As a leader, the risks in giving your opinion (in particularly early) is high and should be avoided. Just ask any High School student today. They will tell you that it’s better to keep your mouth shut and stay off social media.

    1. Willie Shrumburger

      This is their advice, but do they go by it. I think today the biggest problem with teenagers is that they are on social media too much and they think just like the snowflakes in college that their opinion is more important than anyone else’s opinion.

  3. Nick Lighthouse

    In the professional world, opinions can be dangerous. Holding a controversial opinion can damage your reputation; stating an opinion that contradicts your boss’s can leave you vulnerable; voicing your opinion at the wrong time can make you appear foolish.

  4. Janna Faulkner

    I found this somewhere, but cannot remember. It gives a good way to give “your opinion” without getting it confused with the facts. This confusion is often very unhelpful in being a leader.
    Giving your Opinion:
    In my opinion / view…
    Generally speaking, I think…
    Personally, I haven’t the faintest idea about / whether… (starting with this expression may be interpreted as off-hand and could suggest that you have nothing else to say!)
    To my mind…
    I’d just like to say…
    As far as I’m concerned…
    I’m quite convinced that…(only use this expression to express a very strong opinion!)
    To be quite honest / frank…
    If you ask me…

  5. Doug Smith

    Leaders would do well to take note that their job rarely entails their opinion. My advice is to simply keep it to yourself. Let others express what they are thinking, use this info in your decision making, and then go on from there. People will give you more respect that way.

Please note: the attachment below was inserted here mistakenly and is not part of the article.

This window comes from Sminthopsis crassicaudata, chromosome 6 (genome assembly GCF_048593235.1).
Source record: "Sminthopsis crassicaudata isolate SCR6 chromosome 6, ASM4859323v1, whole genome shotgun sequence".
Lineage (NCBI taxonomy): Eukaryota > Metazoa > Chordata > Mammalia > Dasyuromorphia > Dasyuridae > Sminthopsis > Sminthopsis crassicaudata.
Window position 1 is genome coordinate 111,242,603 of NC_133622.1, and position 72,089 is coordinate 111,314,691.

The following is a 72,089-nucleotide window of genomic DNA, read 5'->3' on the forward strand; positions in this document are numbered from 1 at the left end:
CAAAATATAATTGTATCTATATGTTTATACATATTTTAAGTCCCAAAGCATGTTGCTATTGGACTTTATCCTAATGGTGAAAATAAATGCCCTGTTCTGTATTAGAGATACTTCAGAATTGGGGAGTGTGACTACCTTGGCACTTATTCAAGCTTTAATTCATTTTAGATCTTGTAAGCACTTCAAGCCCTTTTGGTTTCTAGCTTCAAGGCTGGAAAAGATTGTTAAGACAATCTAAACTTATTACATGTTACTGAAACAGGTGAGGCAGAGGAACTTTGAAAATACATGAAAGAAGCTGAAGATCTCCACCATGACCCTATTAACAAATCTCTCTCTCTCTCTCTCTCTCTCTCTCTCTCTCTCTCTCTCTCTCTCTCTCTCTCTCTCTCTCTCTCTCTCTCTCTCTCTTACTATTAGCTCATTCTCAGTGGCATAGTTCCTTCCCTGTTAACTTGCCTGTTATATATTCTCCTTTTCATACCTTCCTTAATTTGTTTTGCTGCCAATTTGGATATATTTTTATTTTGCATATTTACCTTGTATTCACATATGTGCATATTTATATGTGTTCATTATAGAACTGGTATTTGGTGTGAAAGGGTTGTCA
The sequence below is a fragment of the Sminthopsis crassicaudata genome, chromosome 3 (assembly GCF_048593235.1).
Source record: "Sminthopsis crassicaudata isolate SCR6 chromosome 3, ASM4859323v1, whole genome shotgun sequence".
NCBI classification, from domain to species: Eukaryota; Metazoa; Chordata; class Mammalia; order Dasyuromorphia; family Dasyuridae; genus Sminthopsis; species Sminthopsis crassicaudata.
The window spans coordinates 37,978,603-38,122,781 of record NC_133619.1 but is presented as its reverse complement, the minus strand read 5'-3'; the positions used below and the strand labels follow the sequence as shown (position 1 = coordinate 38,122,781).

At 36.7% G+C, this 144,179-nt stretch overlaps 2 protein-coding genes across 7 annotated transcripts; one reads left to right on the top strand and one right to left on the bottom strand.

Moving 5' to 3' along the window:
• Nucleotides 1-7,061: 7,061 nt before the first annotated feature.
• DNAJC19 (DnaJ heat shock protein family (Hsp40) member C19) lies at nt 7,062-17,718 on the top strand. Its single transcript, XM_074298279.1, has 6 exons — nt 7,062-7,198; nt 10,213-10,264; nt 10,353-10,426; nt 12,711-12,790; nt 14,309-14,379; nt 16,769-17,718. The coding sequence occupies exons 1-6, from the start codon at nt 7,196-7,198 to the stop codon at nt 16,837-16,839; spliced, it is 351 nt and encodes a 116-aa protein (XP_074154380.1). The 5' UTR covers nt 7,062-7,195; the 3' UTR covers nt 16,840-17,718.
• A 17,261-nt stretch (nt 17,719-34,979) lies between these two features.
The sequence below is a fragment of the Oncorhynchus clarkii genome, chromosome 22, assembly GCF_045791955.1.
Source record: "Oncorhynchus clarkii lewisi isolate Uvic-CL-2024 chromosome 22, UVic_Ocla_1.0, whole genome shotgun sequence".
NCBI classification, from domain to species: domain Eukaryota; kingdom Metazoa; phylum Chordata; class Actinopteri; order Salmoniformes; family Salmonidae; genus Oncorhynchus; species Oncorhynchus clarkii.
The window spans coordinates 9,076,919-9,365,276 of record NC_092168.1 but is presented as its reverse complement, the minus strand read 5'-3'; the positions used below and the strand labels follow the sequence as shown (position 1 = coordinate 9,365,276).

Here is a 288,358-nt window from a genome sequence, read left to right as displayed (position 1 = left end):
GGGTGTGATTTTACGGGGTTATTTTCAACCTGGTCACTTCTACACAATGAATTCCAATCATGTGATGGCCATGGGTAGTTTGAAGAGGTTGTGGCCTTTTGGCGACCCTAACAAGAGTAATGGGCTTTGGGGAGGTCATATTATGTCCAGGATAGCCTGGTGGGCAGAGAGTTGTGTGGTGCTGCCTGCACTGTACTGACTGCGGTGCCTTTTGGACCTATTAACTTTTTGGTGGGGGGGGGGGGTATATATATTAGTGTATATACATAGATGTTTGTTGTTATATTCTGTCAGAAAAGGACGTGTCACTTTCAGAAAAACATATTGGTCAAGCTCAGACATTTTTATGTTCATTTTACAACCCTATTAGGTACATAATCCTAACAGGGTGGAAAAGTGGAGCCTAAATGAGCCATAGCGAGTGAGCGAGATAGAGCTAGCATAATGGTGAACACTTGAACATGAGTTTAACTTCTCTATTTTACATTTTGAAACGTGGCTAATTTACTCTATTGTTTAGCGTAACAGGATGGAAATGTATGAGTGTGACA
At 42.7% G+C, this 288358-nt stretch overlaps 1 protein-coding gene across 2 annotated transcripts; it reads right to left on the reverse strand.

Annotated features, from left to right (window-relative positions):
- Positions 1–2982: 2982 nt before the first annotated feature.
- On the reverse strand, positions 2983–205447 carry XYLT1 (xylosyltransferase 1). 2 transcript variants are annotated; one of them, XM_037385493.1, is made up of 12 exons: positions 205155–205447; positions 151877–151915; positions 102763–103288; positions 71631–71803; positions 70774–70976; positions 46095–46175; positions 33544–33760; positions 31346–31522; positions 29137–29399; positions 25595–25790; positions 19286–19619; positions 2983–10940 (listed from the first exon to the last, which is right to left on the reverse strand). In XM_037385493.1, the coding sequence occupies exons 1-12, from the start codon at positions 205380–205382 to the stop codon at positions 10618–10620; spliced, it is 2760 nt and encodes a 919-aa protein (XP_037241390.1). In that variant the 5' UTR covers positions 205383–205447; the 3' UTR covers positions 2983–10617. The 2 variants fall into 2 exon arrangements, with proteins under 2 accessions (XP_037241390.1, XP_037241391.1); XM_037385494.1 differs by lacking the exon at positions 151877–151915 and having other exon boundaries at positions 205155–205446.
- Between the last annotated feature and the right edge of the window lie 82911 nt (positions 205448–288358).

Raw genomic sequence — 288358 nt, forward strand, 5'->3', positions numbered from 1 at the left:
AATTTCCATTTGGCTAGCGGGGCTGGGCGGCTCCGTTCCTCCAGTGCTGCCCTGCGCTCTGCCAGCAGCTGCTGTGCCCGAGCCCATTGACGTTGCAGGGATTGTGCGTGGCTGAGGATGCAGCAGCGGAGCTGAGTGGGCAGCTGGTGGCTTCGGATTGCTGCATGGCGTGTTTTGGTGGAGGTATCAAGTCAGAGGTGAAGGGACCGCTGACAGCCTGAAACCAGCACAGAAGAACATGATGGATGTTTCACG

6. Joe the Aussie

    The primary focus of a leader is to get the job done; complete their mission or tasks. And, taking care of their people along the way. Giving an opinion is not what makes things happen. So be careful. Cheers!

    1. Len Jakosky

      Good to see you’re back in the comment section, Joe the Aussie!! 🙂
      Hope that you and your family had a great Christmas.

  7. Andrew Dooley

    Very good article today. Thanks, Gen. Satterfield.
    My son read your blog today and liked it too.

  8. Billy Kenningston

    Good news, politicians follow this advice closely and hold their opinions. /Sarcasm off/
    Just kidding folks. The biggest problem we have today is that people generally and politicians specifically are TOO QUICK to give their opinions. When the facts come rolling in and after they shoot their mouth off, everyone now looks like an idiot.

    1. Georgie M.

      Very good point Billy. We are all incentivized to give our opinions as if what we say really matters. However, when we are leaders, our opinions do matter and sometimes matter alot. So, my advice – just like Satterfield’s article – is to wait. Oh, BTW, I love the Abraham Lincoln quote. Perfect.

  9. Army Captain

    Correct. If you must give your opinion, be one of the last to give it. You would be surprised how the comments (ie opinions) of others might actually change your opinion. So, don’t look stupid by giving it up early before all the info is in.